NASH: A Disease with No FDA-Approved Treatment
Nonalcoholic steatohepatitis (NASH) is a more advanced form of nonalcoholic fatty liver disease (NAFLD) that can lead to serious complications.
NASH is a leading cause of liver related mortality and an increasing burden on healthcare systems globally.
NASH is a leading cause of liver related mortality and an increasing burden on healthcare systems globally.1 Additionally, patients with NASH, especially those with more advanced metabolic risk factors (hypertension, concomitant type 2 diabetes), are at increased risk for adverse cardiovascular events and increased morbidity and mortality.2
Once NASH progresses to significant liver fibrosis (consistent with F2/F3) the risk of adverse liver outcomes increases dramatically:
- The risk of liver related mortality and other liver related events (e.g. transplant) increases meaningfully in patients with increasing degrees of liver fibrosis. Patients with significant liver fibrosis have an approximately 10-17X increased risk of liver-related mortality versus patients without liver fibrosis.3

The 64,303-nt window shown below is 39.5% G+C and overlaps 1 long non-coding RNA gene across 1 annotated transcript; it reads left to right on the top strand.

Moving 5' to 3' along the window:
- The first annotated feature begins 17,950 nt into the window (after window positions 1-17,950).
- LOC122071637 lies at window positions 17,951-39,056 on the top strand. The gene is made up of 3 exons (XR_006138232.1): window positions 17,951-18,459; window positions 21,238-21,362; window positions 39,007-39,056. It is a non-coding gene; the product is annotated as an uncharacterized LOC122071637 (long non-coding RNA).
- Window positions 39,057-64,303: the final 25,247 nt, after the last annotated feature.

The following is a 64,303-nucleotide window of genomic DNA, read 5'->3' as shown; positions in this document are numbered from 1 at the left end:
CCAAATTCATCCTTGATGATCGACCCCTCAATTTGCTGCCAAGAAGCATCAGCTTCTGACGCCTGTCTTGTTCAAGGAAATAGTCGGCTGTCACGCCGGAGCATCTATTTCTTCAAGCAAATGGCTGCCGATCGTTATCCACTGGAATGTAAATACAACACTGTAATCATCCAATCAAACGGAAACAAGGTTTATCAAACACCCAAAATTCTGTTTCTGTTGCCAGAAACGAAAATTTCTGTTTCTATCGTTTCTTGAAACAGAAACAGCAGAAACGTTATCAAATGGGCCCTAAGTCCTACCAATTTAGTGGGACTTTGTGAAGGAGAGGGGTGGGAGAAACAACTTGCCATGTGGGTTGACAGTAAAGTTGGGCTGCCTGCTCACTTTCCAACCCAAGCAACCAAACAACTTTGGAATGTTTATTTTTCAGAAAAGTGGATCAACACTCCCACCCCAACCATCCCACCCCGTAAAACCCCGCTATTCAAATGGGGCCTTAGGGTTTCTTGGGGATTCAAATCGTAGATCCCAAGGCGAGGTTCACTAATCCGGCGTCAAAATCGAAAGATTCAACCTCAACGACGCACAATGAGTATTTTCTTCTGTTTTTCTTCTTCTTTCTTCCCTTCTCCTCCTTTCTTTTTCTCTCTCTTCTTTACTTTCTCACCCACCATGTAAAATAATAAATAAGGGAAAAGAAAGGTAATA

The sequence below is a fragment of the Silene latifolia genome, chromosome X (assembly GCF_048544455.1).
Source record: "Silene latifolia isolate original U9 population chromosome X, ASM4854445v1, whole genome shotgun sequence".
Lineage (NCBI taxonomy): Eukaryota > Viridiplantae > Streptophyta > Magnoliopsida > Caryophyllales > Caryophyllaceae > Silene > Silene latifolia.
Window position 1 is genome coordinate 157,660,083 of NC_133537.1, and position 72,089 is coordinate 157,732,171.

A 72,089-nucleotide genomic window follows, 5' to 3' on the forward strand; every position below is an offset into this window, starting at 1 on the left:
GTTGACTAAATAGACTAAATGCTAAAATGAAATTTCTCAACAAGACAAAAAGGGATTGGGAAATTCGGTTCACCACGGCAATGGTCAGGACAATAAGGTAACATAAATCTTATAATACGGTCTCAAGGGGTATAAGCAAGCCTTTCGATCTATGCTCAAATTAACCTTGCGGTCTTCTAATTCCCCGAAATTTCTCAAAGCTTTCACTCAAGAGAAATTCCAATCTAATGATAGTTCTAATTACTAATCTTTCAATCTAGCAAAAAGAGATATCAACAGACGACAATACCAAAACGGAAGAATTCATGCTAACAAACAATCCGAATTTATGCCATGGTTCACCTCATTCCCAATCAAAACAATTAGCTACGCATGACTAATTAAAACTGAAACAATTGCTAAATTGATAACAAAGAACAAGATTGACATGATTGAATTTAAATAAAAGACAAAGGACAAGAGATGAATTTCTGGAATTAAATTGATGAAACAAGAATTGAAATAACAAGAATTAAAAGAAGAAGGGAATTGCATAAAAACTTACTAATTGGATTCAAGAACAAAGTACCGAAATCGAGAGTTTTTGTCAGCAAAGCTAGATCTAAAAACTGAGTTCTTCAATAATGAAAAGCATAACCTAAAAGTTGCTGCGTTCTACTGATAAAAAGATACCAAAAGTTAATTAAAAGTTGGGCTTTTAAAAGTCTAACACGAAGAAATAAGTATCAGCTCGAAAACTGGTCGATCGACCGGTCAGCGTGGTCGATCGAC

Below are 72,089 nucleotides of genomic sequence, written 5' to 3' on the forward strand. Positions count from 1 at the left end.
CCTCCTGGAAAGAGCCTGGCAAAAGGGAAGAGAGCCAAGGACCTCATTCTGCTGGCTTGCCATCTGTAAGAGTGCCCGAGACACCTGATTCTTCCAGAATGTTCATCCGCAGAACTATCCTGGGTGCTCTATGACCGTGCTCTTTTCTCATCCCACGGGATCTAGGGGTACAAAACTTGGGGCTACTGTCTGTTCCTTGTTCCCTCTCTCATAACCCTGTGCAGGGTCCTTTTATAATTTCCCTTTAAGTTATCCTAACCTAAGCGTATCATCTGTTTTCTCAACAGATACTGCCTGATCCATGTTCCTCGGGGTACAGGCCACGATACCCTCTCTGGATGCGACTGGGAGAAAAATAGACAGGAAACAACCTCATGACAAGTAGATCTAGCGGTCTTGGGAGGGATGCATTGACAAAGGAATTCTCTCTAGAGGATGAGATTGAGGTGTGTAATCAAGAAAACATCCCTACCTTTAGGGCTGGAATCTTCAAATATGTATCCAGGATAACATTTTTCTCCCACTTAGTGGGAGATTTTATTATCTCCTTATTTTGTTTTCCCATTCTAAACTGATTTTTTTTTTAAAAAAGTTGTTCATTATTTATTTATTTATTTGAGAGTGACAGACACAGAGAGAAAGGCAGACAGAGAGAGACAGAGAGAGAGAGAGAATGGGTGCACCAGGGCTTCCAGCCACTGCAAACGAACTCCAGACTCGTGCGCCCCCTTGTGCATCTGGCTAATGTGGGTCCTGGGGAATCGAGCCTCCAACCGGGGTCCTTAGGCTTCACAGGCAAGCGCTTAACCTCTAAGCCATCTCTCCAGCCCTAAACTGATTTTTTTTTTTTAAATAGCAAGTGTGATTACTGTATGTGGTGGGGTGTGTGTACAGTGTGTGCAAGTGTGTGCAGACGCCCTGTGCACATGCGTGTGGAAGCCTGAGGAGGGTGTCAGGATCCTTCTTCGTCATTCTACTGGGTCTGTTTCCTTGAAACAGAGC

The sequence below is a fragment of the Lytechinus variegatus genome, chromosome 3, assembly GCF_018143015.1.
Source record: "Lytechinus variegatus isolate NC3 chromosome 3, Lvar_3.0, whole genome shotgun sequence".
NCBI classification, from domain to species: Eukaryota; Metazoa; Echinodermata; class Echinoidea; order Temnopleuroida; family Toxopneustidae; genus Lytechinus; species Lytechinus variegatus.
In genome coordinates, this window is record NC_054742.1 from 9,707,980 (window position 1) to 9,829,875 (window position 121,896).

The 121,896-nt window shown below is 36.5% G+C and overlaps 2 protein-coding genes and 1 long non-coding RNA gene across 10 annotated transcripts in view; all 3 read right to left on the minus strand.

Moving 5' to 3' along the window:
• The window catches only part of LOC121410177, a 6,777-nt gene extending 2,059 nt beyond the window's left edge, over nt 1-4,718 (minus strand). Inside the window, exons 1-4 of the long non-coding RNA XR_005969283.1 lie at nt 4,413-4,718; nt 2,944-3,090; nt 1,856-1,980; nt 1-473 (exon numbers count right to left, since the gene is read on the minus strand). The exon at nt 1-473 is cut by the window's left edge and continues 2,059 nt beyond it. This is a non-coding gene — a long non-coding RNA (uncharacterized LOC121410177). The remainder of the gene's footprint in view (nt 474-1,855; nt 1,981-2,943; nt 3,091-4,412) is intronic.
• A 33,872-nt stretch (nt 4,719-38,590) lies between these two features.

- NASH is rapidly becoming the leading cause of liver transplantation in the U.S.4
- People with NASH have an increased risk of heart attack, stroke and death.2,5
There are currently no FDA-approved therapies available for the treatment of NASH.
- Lazarus JZ, et al. Advancing the global public health agenda for NAFLD: a consensus statement. Nat Rev Gastroenterol Hepatol. 2022 Jan;19(1):60-78.
- Adams LA, et al. Non-alcoholic fatty liver disease and its relationship with cardiovascular disease and other extrahepatic diseases. Gut, 2017; 66(6):1138-1153.
- Dulai PS, et al. Increased risk of mortality by fibrosis stage in non-alcoholic fatty liver disease: Systematic review and meta-analysis. Hepatology. 2017 May; 65(5): 1557–1565.
- Younossi ZM, et al. Nonalcoholic steatohepatitis is the most rapidly increasing indication for liver transplantation in the United States. Clin Gastroenterol Hepatol. 2021;19(3):580-589.
- Targher G, Corey KE, Byrne CD. NAFLD, and cardiovascular and cardiac diseases: Factors influencing risk, prediction and treatment. Diabetes Metab. 2021 Mar;47(2):1012154.